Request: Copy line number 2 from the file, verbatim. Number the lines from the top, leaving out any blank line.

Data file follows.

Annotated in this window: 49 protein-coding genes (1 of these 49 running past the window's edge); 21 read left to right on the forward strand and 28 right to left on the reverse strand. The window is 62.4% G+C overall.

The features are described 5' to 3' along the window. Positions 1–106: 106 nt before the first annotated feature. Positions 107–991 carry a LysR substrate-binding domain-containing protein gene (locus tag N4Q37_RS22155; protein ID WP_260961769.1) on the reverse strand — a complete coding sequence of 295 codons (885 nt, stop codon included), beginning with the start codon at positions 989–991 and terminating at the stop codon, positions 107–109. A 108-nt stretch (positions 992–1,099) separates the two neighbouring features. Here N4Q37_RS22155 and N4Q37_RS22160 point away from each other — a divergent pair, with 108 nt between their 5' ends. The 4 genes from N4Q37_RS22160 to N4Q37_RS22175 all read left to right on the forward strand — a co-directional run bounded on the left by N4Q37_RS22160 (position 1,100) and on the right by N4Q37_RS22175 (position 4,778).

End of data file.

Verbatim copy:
The features are described 5' to 3' along the window. Positions 1–106: 106 nt before the first annotated feature. Positions 107–991 carry a LysR substrate-binding domain-containing protein gene (locus tag N4Q37_RS22155; protein ID WP_260961769.1) on the reverse strand — a complete coding sequence of 295 codons (885 nt, stop codon included), beginning with the start codon at positions 989–991 and terminating at the stop codon, positions 107–109. A 108-nt stretch (positions 992–1,099) separates the two neighbouring features. Here N4Q37_RS22155 and N4Q37_RS22160 point away from each other — a divergent pair, with 108 nt between their 5' ends. The 4 genes from N4Q37_RS22160 to N4Q37_RS22175 all read left to right on the forward strand — a co-directional run bounded on the left by N4Q37_RS22160 (position 1,100) and on the right by N4Q37_RS22175 (position 4,778).